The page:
Sometimes, when you love someone (or animal) you have to do what's best for them and not yourself. It was a hard lesson for the kids, but they seem to be catching on. It works! (Mind you if Cody wasn't going to have a BETTER life than we could give him, we would have kept him home).

    @Gabby Enjoy the men of your age, enjoy the men who make you smile. In the end, it should be a pleasurable match. :)

    Thanks for stopping by!

  4. I like your 'dog share' plan. Great if you like high energy animals but don't have the time to meet their needs properly!

    Sorry to see the end of your tour arrive. I've enjoyed our daily visits. Gotta think of a new and different question for you...The older woman/younger man theme is not all that common in romance books and sometimes publishers are hard-nosed about the new and different. So, did you run into problems trying to get your story published?

  5. @Karen In my case I went the indie publishing route because you're right--publishers can be hard-nosed regarding their acceptance guidelines. One of my main problems is in writing romantic women's fiction, the question becomes "where do we shelf this book?"

    Crossing genres can be tough from a marketing perspective but in the end, I believe an enjoyable read is an enjoyable read. My hope is that readers of BOTH genres will give new authors like me a chance!

    I go nowhere without my readers! :)

    And thanks for following the tour--I've enjoyed our "chats!"

  6. I loved this whole tour, and enjoyed every interview. I'm sorry to see it end!
    Dianne, thank you so much for going the Indie route and publishing your book. Not only have you enriched my reading experience, but hopefully you have opened the minds of some people that hadn't "thought outside of the box" as much as we more liberated women need them to ;-)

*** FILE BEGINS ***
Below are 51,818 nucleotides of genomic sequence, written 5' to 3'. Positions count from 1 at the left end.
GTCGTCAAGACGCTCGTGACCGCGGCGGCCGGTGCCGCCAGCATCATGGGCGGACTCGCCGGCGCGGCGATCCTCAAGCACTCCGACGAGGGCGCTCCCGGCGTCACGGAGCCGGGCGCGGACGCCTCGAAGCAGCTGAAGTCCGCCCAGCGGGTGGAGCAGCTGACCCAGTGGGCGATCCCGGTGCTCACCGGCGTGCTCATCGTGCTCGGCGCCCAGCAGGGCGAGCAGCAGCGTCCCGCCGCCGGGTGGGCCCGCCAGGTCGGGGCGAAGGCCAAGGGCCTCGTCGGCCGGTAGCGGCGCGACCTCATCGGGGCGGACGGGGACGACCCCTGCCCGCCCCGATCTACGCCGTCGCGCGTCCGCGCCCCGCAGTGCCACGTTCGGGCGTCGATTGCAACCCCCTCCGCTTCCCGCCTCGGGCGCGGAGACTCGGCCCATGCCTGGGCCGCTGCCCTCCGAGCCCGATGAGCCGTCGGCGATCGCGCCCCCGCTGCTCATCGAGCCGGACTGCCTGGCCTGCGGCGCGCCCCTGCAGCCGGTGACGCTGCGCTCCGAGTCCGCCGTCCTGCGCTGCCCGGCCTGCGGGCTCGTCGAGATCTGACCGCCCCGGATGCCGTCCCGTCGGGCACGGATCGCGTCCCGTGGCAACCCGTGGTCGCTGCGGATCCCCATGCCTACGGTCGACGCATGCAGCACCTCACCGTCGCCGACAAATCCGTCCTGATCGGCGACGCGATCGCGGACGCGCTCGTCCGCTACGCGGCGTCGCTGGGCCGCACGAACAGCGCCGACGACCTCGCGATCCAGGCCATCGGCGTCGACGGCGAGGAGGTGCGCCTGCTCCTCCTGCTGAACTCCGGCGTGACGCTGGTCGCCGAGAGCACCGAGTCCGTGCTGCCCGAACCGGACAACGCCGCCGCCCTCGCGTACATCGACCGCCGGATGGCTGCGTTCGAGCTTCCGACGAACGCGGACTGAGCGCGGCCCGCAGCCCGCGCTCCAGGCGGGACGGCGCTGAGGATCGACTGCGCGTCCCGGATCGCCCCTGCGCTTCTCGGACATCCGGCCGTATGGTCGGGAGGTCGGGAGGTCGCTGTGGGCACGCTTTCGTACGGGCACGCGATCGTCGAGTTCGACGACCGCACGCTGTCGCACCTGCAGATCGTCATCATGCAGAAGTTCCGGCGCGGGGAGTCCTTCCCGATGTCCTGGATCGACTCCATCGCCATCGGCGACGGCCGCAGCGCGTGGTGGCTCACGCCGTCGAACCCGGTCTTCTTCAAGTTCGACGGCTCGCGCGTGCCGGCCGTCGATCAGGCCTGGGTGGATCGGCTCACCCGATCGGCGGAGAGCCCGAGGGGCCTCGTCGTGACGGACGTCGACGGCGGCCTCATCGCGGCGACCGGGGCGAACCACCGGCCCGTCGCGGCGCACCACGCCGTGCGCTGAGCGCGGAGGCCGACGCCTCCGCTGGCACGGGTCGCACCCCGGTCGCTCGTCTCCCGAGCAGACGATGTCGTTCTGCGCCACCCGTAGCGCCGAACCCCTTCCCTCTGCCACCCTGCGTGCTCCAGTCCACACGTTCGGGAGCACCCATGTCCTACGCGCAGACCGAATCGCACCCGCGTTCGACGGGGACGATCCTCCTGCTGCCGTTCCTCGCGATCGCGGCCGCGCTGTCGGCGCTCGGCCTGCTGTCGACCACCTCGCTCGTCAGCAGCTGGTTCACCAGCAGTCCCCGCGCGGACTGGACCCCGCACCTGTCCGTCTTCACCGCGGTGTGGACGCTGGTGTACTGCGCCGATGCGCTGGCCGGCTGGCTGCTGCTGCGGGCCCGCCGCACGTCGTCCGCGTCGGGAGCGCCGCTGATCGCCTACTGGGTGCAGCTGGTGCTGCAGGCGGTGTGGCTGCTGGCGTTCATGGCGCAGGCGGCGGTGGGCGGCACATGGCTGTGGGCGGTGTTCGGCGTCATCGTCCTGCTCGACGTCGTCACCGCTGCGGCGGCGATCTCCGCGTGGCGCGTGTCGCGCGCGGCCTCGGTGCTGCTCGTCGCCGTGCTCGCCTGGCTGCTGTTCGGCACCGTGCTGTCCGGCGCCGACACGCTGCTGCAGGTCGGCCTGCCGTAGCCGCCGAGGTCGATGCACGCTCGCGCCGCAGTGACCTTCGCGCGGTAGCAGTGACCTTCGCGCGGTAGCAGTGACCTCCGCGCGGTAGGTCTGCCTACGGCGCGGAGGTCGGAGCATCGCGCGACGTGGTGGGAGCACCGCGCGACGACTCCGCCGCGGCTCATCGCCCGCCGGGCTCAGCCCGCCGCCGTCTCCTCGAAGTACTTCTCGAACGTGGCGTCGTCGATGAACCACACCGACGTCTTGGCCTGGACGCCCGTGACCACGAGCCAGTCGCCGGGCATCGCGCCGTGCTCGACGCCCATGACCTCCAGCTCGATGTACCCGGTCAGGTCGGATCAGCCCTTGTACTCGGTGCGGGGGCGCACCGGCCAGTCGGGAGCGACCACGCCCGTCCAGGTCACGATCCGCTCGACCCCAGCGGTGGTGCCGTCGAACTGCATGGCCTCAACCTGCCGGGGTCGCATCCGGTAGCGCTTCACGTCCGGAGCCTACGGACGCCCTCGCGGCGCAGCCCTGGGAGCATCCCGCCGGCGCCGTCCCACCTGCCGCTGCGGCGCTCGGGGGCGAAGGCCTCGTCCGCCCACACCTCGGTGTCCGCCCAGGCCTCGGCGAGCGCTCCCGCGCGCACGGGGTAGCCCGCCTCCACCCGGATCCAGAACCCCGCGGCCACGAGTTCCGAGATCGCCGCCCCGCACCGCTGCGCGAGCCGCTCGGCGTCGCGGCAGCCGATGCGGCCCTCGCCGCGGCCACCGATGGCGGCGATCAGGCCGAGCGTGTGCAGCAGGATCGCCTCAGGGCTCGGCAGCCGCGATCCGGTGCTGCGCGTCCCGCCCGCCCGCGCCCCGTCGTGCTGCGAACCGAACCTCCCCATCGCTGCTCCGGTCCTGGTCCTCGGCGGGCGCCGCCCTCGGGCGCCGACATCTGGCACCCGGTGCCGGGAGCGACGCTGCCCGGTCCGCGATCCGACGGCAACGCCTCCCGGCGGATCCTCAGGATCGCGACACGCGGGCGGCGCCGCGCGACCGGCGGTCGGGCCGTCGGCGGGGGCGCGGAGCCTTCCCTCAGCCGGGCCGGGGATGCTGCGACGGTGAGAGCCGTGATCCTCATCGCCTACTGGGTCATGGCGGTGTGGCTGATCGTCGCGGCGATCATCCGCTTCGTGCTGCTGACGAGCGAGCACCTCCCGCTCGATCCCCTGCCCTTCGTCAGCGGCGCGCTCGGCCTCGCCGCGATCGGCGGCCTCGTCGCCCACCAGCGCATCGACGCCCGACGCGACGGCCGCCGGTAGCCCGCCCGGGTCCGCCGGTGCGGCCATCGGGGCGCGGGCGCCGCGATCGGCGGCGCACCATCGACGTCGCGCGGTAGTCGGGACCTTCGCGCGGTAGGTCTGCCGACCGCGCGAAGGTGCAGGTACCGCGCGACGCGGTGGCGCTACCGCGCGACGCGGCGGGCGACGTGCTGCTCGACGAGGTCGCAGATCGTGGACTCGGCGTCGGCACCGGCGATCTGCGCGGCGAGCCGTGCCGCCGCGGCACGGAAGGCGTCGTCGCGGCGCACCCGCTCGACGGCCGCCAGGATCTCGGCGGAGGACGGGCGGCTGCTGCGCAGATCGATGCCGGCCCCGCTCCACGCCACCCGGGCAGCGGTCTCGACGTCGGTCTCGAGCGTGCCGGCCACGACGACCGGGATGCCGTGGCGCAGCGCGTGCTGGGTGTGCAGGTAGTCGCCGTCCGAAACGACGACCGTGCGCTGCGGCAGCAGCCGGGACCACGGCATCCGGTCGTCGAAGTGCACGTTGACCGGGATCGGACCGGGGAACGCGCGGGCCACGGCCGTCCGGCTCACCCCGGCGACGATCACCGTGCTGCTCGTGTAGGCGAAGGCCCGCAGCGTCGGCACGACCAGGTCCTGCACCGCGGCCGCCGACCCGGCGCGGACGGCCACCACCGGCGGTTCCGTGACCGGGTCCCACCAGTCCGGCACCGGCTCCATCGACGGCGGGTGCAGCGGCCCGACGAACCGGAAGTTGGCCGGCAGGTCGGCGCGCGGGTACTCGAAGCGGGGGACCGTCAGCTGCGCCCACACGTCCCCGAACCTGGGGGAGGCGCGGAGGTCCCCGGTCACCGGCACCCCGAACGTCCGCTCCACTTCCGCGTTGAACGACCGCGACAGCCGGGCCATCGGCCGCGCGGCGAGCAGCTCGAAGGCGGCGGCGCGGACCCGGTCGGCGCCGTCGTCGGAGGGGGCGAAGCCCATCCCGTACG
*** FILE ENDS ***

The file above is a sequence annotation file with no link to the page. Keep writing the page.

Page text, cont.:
I wish you every golden opportunity and success! May your vegetable and literary gardens be fruitful and plentiful!

    Gena Robertson

  7. @Gena Thank you, Gena. You've made my day! :)

  8. @Goddess Fish Promotions - thank you for the opportunity to host Dianne's virtual tour event!

    @Dianne - Thank you for allowing me the opportunity to host your virtual tour event. I loved your author guest post and reading / review Lust On The Rocks.

    @MomJane, Gabby, Karen & Gena - thank you for chatting with Dianne, and visiting my blog site. :)

  9. It's been a great tour, Dianne. I'm convinced that I need a younger man. Of course, I'm not ready to trade in my husband for a newer model!

    Kathleen...I'm glad that Dianne's tour has ended on your blog. It got me back here for another visit to my fellow Jersey girl! You've given great recommendations for both Love on the Rocks and Jennifer's Garden. Thanks so much.

    catherinelee100 at gmail dot com

  10. @Catherine - thank you for the kind comments. I hope you enjoy both books! :)

  11. @Catherine It's tempting but I agree--not turning in my hunk of a husband. :)

    @Kathleen So much fun ending with you today and many thanks for giving an indie a chance! You're the BEST!

    Thanks one and all for following along - I really feel like we've gotten to know one another a bit! I look forward to more in the future! ;)

  12. @Dianne - Indie authors rock! I look forward to reading many more of your novels. :)

  13. "Tearing Through Worn Out Stereotypes" - that's a great heading & the post to follow I applaud.


  14. @Marybelle Thank you for the comment and for visiting my site.